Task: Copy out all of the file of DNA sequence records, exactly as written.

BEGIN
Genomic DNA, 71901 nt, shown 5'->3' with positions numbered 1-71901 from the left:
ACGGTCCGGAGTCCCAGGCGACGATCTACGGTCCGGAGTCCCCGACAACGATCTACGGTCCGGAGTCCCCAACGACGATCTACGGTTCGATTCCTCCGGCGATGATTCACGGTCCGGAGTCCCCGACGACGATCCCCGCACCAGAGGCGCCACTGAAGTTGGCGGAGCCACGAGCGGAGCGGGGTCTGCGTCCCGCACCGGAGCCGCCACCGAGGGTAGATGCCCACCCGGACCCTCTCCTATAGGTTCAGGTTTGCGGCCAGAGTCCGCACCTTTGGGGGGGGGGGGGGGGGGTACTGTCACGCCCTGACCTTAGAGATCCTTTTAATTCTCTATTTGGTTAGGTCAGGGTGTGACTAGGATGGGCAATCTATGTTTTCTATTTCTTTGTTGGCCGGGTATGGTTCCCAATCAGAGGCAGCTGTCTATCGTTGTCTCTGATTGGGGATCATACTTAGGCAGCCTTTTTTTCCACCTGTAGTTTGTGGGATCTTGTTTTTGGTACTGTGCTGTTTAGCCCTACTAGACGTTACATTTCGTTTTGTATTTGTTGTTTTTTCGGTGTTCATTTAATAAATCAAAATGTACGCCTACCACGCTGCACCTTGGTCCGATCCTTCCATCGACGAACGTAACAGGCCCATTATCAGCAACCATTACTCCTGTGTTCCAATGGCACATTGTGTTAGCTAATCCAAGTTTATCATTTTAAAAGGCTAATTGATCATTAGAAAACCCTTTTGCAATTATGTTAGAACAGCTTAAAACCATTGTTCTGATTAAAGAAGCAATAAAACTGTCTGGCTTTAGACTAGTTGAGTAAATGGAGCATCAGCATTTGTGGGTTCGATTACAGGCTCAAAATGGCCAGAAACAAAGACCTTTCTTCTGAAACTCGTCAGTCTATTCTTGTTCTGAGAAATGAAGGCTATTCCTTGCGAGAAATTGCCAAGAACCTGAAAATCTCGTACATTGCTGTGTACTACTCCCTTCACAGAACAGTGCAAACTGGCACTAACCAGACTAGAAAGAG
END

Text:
Genomic DNA, 71901 nt, shown 5'->3' with positions numbered 1-71901 from the left:
ACGGTCCGGAGTCCCAGGCGACGATCTACGGTCCGGAGTCCCCGACAACGATCTACGGTCCGGAGTCCCCAACGACGATCTACGGTTCGATTCCTCCGGCGATGATTCACGGTCCGGAGTCCCCGACGACGATCCCCGCACCAGAGGCGCCACTGAAGTTGGCGGAGCCACGAGCGGAGCGGGGTCTGCGTCCCGCACCGGAGCCGCCACCGAGGGTAGATGCCCACCCGGACCCTCTCCTATAGGTTCAGGTTTGCGGCCAGAGTCCGCACCTTTGGGGGGGGGGGGGGGGGGTACTGTCACGCCCTGACCTTAGAGATCCTTTTAATTCTCTATTTGGTTAGGTCAGGGTGTGACTAGGATGGGCAATCTATGTTTTCTATTTCTTTGTTGGCCGGGTATGGTTCCCAATCAGAGGCAGCTGTCTATCGTTGTCTCTGATTGGGGATCATACTTAGGCAGCCTTTTTTTCCACCTGTAGTTTGTGGGATCTTGTTTTTGGTACTGTGCTGTTTAGCCCTACTAGACGTTACATTTCGTTTTGTATTTGTTGTTTTTTCGGTGTTCATTTAATAAATCAAAATGTACGCCTACCACGCTGCACCTTGGTCCGATCCTTCCATCGACGAACGTAACAGGCCCATTATCAGCAACCATTACTCCTGTGTTCCAATGGCACATTGTGTTAGCTAATCCAAGTTTATCATTTTAAAAGGCTAATTGATCATTAGAAAACCCTTTTGCAATTATGTTAGAACAGCTTAAAACCATTGTTCTGATTAAAGAAGCAATAAAACTGTCTGGCTTTAGACTAGTTGAGTAAATGGAGCATCAGCATTTGTGGGTTCGATTACAGGCTCAAAATGGCCAGAAACAAAGACCTTTCTTCTGAAACTCGTCAGTCTATTCTTGTTCTGAGAAATGAAGGCTATTCCTTGCGAGAAATTGCCAAGAACCTGAAAATCTCGTACATTGCTGTGTACTACTCCCTTCACAGAACAGTGCAAACTGGCACTAACCAGACTAGAAAGAG